The Pantanal is the world’s largest flooded grassland. Spilling over into Bolivia and Paraguay, the majority of these flooded savannahs lie within Brazil. Part national park and part UNESCO World Heritage site, the Pantanal hosts the highest concentrations of South America’s wildlife. Its alpha predator is the jaguar, the world’s third largest cat after tigers and lions. Jaguars look like Africa’s and Asia’s leopards, but their spots are more complex and often with a dot in the middle; and unlike leopards, they are active during the day which makes boat trips into the Pantanal’s waterways so unique. It is likely that you will see these water-loving cats hunting their preferred prey of Caimans – alligator-like reptiles – and Capybaras, 77 kilogram rodents. Although jaguars are the undisputed highlight of the Pantanal, these wetlands also provide excellent opportunities to see Giant Anteaters, Capuchin and Howler monkeys, Anacondas, Tapirs, Giant River Otters, and Marsh Deer.
The Pantanal is divided into north and south, each of which must be accessed separately. The north is reached by the unpaved and raised “Transpantaneira Highway” which begins 1.5 hours’ drive south of Cuiabá City. After crossing 122 bridges over seasonally flooded grasslands, the Transpantaneira dead ends in the town of Port Jofre, the jumping off point for boats into Meeting of the Waters State Park and jaguar habitat. The south is reached by flying into Corumbá or Campo Grande and taking the unpaved road called Estrada Parque which cuts across it. The entire Pantanal is so large that Cuiabá City in the north is some 700 kms from Campo Grande in the south. The North Pantanal’s labyrinth of rivers is widely considered to be one of the best places to see jaguars.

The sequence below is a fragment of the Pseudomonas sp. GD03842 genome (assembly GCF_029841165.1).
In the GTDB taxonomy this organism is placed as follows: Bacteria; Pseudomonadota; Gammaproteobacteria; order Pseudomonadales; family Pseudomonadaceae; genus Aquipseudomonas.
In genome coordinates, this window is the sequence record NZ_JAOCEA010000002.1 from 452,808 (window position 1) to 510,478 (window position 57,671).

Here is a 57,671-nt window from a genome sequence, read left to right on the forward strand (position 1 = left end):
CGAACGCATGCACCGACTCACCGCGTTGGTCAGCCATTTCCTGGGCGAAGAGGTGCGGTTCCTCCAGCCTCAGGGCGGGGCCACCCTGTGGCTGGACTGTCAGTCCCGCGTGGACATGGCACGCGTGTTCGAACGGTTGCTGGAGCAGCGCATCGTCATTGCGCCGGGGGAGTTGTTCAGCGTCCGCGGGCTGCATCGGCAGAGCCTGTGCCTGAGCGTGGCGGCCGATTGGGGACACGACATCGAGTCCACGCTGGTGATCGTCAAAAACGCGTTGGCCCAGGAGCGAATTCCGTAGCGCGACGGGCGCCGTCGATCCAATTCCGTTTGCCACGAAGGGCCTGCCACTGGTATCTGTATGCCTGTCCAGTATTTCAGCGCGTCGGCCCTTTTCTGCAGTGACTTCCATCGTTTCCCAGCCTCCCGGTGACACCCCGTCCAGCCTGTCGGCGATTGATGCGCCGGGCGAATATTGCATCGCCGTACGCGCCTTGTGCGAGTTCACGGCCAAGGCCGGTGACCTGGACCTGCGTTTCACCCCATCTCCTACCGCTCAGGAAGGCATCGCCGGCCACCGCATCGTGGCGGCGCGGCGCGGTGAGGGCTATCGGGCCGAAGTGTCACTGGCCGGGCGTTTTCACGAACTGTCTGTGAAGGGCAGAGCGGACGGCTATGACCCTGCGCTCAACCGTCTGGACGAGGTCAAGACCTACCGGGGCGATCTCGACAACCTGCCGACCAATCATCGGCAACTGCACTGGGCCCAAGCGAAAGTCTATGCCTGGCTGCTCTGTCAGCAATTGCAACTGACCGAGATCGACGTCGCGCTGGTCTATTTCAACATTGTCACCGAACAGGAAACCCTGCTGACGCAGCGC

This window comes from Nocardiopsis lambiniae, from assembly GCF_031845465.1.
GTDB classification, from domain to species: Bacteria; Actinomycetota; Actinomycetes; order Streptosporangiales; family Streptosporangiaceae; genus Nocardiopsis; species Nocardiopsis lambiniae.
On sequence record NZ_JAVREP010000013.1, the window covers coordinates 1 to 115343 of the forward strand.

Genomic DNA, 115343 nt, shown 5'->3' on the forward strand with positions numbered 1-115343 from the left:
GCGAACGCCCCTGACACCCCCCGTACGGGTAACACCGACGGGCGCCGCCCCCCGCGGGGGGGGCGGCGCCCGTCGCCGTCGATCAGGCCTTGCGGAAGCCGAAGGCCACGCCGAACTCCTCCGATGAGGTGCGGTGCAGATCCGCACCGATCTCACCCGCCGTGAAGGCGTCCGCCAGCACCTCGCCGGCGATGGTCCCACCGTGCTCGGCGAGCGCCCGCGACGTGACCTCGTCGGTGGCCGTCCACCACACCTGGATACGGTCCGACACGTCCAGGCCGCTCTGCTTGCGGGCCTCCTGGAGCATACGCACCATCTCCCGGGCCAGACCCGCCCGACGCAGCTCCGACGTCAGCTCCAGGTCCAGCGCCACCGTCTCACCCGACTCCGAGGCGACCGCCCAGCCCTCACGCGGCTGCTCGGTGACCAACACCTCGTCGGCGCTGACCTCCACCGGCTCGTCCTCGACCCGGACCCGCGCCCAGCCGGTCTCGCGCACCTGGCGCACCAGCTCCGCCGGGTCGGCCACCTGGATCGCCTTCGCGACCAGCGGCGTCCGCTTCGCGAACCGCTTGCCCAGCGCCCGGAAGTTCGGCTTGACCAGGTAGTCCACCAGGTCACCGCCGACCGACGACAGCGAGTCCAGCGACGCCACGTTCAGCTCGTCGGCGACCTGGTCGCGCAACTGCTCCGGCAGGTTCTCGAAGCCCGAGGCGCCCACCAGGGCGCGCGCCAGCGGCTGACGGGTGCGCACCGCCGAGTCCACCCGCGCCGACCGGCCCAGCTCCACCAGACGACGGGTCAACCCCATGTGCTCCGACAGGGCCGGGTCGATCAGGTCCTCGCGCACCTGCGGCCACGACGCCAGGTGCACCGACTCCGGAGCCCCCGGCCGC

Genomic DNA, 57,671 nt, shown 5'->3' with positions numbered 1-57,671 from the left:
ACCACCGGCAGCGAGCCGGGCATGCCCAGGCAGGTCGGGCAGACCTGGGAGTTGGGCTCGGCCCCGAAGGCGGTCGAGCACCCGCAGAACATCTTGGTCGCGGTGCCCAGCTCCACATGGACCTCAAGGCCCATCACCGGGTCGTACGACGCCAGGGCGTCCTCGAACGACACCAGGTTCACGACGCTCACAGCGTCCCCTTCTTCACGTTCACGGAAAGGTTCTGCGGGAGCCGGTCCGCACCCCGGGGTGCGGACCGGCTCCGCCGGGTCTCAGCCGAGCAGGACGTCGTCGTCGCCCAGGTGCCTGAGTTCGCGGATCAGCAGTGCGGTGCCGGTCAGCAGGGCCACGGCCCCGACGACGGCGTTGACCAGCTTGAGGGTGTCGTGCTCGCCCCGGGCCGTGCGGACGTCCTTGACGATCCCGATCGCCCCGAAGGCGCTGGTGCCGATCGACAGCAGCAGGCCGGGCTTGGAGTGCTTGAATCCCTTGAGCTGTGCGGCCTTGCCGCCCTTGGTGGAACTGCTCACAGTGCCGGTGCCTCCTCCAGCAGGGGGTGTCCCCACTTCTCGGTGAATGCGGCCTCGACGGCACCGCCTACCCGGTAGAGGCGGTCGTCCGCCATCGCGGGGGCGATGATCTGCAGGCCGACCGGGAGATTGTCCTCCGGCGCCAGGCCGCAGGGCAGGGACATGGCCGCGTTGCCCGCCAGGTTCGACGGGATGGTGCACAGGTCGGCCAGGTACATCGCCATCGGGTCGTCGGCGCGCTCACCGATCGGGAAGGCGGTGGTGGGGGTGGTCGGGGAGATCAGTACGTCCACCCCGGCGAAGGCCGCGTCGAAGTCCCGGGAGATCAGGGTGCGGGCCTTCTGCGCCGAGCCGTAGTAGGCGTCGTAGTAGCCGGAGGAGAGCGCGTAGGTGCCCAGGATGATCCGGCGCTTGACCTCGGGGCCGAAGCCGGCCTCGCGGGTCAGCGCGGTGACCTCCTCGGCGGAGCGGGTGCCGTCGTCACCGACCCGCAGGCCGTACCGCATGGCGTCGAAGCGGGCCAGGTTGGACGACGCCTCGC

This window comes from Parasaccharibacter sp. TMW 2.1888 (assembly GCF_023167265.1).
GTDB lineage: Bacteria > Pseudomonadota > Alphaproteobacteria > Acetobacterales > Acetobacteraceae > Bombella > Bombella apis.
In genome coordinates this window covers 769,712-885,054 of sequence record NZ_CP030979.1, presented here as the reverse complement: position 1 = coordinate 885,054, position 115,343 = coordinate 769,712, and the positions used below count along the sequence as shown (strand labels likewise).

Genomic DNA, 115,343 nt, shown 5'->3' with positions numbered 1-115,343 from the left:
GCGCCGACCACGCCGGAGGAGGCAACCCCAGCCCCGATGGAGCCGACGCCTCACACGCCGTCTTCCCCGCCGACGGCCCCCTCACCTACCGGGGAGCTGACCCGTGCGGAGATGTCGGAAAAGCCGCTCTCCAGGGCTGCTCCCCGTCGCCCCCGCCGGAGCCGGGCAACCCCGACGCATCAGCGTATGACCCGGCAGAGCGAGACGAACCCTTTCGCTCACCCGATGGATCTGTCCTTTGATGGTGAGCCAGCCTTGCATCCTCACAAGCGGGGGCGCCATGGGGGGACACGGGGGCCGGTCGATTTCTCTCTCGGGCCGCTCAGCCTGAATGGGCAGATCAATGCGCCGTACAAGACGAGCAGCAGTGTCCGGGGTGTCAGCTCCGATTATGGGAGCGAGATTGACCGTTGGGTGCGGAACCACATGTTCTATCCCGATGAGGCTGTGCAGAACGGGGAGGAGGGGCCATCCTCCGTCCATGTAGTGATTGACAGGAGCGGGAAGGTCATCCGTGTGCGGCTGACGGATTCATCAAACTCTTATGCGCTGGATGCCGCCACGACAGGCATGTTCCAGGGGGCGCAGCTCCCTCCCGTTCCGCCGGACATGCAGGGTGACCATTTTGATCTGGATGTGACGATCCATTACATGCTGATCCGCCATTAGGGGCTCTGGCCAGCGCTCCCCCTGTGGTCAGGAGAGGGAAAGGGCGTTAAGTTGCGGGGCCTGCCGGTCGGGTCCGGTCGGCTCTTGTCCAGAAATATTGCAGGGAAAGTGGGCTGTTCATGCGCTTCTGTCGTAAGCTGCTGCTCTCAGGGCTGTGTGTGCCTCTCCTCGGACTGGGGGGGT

We have two spaces available for twin or double share. Extensions to Amazonia, Iguassu Falls, and Emas National Park for maned wolves are possible.
We will offer the Northern Pantanal again in July or August 2025 as a small group tour. Book your space now.